National Poetry Month: Writing Wild, Day 11

The Wyoming landscape is as utterly unknown to me as it was to Gretel Ehrlich when she first arrived there in 1976. Grieving the death of her lover, Ehrlich immersed herself in the work of sheep herding, “literally working through her loss.” (Aalto, p. 118) Her book of essays, The Solace of Open Spaces, grew out of letters she wrote to a friend during a time when she discovered that “loss was a kind of fullness.” Described by Annie Dillard as “Wyoming’s…Whitman,” Ehrlich’s prose captures the beauty of this harsh landscape.

Today’s poems are a series of haiku found in the first chapter of The Solace of Open Spaces. Any words I added are italicized.

Wyoming is…A geography of possibility:

Tumbled and twisted
startled out of a deep sleep
thrown into pure light

Sheep drift, surge, spill like 
snowdrifts or clouds billowing
across open space

Wind, meticulous
gardener: raising dust,
pruning sage

Sandhill cranes gather
with delicate legwork, slice
through stilled water

At night, by moonlight
land is whittled to slivers:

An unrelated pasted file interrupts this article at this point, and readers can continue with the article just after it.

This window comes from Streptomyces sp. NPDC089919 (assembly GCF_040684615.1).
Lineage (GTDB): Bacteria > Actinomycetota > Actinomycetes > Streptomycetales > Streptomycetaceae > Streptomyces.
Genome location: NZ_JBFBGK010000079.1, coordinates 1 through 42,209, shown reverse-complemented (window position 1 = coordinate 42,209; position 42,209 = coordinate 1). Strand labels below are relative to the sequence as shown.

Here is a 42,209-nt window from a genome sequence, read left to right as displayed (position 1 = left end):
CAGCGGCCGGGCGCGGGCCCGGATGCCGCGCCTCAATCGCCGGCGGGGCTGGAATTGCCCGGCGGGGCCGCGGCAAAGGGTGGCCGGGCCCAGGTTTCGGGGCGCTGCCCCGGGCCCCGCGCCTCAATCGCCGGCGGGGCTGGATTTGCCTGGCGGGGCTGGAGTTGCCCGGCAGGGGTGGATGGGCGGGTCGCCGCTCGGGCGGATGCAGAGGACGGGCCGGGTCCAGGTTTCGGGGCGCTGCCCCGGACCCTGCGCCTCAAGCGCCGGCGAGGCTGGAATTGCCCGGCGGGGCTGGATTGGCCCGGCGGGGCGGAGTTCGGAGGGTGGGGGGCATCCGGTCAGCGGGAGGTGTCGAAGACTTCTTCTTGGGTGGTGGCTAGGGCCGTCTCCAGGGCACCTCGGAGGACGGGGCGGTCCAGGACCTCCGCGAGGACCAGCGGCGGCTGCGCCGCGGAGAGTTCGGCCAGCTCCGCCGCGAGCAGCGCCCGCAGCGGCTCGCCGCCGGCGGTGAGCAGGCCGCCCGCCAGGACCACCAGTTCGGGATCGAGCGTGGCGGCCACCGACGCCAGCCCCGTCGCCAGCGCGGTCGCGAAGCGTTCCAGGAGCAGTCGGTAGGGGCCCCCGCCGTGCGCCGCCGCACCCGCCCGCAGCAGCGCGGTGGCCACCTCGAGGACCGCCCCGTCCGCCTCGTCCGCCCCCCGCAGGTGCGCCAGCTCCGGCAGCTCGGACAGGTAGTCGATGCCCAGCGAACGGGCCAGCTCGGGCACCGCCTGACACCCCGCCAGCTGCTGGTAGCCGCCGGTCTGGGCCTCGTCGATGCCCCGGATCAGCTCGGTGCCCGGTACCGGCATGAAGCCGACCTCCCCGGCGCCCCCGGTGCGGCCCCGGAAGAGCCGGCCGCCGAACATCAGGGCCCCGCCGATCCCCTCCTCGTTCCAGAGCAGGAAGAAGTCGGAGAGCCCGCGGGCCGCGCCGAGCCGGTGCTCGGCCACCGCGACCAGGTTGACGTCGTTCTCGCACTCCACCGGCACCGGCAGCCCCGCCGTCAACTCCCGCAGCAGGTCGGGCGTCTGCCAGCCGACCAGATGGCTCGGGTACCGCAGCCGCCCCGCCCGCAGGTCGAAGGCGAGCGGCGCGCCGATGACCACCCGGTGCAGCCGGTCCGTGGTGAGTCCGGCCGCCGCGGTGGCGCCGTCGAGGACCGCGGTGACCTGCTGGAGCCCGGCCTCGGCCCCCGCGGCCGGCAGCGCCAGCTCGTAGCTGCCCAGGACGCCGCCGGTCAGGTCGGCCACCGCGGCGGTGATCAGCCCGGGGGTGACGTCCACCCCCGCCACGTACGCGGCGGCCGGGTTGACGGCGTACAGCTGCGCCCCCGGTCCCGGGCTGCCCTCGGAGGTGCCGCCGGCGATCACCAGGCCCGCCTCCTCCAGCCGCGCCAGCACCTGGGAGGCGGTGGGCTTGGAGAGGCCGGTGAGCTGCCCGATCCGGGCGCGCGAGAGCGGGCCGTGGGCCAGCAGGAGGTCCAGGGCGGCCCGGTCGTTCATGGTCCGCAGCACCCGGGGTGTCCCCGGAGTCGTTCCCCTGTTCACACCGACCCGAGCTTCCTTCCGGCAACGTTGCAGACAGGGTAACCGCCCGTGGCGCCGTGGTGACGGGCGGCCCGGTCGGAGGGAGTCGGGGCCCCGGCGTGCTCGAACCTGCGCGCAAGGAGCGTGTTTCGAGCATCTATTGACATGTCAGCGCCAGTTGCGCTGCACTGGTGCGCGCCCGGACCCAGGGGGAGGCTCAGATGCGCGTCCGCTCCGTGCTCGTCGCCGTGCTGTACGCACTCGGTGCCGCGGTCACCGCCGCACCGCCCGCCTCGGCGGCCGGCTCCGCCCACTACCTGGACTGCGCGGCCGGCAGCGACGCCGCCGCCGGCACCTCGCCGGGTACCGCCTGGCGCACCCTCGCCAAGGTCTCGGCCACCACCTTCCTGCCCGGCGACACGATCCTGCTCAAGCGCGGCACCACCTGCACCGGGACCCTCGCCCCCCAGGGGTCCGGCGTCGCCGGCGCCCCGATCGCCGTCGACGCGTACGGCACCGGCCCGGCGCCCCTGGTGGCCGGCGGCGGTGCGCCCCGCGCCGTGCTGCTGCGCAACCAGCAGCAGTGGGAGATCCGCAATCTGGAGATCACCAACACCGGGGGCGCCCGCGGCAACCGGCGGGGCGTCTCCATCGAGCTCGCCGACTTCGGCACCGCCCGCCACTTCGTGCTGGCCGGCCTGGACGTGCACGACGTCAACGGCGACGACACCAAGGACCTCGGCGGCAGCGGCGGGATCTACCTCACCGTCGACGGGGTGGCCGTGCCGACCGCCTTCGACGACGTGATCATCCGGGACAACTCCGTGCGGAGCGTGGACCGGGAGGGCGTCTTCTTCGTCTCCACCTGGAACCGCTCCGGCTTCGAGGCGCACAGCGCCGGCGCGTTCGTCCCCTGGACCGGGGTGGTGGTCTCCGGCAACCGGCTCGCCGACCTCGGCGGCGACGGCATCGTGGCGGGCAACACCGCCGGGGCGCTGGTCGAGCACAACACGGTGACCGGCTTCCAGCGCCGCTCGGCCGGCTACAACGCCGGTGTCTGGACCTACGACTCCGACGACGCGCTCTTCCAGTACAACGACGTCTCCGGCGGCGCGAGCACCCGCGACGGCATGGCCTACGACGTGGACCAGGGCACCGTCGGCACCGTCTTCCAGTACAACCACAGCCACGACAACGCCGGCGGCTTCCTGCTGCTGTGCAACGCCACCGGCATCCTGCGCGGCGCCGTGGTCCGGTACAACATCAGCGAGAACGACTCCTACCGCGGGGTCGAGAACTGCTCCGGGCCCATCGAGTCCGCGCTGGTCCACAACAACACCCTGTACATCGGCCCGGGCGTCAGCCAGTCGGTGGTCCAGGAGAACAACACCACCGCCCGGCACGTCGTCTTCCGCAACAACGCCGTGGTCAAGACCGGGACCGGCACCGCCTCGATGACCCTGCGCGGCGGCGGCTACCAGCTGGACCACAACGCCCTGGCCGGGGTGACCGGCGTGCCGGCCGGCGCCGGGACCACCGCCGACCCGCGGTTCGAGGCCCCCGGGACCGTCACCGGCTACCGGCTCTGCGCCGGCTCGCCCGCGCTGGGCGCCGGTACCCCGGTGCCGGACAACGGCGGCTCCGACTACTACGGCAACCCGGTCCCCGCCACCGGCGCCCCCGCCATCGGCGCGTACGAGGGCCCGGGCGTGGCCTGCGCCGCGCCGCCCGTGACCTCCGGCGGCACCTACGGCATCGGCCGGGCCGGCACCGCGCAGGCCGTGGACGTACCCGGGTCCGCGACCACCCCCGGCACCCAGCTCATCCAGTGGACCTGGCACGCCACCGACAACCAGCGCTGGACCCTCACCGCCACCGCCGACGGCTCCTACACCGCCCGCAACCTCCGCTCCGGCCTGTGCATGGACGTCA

ridge, river, range

Previous Writing Wild posts:

Day 1: Dorothy Wordsworth
Day 2: Susan Fenimore Cooper
Day 3: Gene Stratton-Porter
Day 4: Mary Austin
Day 5: Vita Sackville-West
Day 6: Nan Shepherd
Day 7: Rachel Carson
Day 8: Mary Oliver
Day 9: Carolyn Merchant
Day 10: Annie Dillard

21 thoughts on “National Poetry Month: Writing Wild, Day 11

  1. Oh, my goodness, Catherine. What is it about loss that makes writing so sharp and beautiful? You know I love found haiku…and these are stunning. Your project is so rich this year. Thank you for sharing it with us.

    Liked by 1 person

  2. I am learning so much through your posts. The authors, poetry forms, and the messages from nature you share every day. My Wyoming knowledge comes pictures and writers’ words. I imagine it as untamed, and wild. Thank you for sharing Erlich’s in haiku. A perfect choice.

    Liked by 1 person

  3. This is one of my favorite nature books to share with students. I’ve spent a lot of time with them in Wyoming, an easy drive from Colorado & there are so many wonderful spaces to camp or be. I laughed with “Wind, meticulous/gardener: raising dust,/pruning sage”, Catherine. Yes, so windy & we used small pieces of sage to start fires that smell good! I’m going to have to get your book. This is a beautiful month of poems.

    Liked by 1 person

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